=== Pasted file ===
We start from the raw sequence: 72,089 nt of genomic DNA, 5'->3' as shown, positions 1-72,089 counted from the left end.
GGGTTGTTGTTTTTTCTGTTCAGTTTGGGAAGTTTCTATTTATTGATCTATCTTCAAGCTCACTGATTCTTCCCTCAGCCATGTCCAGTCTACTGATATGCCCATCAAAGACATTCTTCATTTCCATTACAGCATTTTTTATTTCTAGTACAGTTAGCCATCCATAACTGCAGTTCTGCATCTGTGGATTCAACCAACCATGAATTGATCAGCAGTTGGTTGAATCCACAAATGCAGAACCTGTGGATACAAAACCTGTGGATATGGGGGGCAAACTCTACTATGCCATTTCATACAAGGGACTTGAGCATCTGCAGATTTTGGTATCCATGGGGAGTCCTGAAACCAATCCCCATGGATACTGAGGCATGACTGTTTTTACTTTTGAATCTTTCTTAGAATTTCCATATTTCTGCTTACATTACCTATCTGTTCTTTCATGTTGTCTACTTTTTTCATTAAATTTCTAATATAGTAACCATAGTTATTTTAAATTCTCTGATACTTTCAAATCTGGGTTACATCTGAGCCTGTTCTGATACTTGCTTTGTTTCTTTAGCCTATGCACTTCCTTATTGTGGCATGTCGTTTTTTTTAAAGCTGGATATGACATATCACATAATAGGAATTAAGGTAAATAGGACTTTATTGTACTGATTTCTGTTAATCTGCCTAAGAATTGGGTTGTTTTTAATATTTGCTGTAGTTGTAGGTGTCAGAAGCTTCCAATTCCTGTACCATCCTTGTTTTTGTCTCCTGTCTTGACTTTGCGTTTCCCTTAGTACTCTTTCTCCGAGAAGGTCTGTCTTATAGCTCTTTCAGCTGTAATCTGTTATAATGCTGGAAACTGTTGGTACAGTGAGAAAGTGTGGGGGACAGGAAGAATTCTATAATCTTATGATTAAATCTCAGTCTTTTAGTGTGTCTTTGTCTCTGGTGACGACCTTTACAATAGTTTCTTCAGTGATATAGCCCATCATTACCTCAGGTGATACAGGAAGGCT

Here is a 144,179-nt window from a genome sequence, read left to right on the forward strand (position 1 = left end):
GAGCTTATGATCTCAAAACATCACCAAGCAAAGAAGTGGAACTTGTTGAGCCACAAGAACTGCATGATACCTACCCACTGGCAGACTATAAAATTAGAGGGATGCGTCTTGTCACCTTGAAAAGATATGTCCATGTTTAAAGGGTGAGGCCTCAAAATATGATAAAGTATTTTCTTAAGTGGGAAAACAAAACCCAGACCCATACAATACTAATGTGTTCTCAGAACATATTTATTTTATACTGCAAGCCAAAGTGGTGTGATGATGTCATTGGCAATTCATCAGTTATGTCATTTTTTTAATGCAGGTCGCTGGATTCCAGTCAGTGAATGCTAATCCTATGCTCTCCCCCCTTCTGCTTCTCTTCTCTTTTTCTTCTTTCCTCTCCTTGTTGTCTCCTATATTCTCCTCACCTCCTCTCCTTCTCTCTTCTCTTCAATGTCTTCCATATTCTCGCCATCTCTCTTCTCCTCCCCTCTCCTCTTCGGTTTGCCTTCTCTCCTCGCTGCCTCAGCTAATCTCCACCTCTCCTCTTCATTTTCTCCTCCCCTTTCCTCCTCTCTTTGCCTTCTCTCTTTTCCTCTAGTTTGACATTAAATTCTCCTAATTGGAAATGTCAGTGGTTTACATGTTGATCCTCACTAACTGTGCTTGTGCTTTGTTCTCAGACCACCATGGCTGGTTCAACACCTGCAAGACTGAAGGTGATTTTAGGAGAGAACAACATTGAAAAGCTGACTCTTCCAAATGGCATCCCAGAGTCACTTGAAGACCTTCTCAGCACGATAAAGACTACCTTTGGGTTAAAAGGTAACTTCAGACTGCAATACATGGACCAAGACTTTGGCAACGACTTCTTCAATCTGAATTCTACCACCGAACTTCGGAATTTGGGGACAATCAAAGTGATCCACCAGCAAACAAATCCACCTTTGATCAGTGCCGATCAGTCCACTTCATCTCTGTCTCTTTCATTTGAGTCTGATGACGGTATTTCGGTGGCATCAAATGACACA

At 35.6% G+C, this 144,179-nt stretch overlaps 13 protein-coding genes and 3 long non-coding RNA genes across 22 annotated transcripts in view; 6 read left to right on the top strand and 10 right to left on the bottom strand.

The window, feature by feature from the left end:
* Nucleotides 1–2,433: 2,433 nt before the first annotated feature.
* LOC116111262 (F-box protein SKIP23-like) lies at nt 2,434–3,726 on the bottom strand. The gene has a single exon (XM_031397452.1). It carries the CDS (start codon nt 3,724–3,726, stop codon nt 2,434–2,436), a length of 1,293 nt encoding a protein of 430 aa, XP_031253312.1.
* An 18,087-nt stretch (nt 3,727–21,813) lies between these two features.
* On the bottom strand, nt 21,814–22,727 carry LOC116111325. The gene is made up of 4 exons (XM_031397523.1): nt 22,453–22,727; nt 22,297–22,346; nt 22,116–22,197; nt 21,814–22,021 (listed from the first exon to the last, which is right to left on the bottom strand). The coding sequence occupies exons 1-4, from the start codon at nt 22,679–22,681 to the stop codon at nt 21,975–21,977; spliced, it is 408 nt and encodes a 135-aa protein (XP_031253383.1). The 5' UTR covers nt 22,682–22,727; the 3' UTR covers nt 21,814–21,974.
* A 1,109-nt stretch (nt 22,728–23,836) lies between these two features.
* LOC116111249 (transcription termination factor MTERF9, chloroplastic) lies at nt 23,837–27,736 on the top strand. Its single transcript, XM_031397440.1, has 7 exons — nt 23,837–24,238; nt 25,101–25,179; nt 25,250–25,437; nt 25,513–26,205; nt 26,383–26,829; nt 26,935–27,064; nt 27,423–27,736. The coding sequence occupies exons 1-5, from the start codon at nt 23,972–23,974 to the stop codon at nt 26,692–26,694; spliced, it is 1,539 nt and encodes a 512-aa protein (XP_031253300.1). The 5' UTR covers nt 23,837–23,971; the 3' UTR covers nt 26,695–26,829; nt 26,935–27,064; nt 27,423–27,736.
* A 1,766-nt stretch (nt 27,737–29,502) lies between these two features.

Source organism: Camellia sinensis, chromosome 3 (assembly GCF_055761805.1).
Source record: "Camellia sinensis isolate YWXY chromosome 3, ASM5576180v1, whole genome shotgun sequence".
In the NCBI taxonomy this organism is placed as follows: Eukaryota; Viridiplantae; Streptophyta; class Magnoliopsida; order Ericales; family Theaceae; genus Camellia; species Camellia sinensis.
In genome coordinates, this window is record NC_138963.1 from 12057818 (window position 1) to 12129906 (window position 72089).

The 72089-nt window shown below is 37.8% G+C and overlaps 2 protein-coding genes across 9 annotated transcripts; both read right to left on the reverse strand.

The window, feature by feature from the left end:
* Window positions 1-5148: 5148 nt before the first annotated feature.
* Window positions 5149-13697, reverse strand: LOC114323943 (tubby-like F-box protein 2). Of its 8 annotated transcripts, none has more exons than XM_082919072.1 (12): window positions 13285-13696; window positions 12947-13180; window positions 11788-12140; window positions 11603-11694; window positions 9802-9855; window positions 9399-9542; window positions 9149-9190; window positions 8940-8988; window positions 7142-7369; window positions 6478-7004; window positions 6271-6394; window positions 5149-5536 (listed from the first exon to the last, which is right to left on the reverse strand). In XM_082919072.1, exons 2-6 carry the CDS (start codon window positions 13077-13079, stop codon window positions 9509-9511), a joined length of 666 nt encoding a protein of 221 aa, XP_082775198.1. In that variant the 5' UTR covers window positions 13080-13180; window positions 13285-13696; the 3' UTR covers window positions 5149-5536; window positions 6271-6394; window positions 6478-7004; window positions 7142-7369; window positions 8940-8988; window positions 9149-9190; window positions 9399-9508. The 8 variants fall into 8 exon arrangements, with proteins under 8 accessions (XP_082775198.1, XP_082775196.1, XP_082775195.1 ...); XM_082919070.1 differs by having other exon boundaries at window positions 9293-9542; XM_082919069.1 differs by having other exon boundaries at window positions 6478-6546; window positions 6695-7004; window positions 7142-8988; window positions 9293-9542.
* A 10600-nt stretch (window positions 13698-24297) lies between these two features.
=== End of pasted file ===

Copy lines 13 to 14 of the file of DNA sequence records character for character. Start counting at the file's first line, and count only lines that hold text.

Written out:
* A 1,766-nt stretch (nt 27,737–29,502) lies between these two features.

Source organism: Camellia sinensis, chromosome 3 (assembly GCF_055761805.1).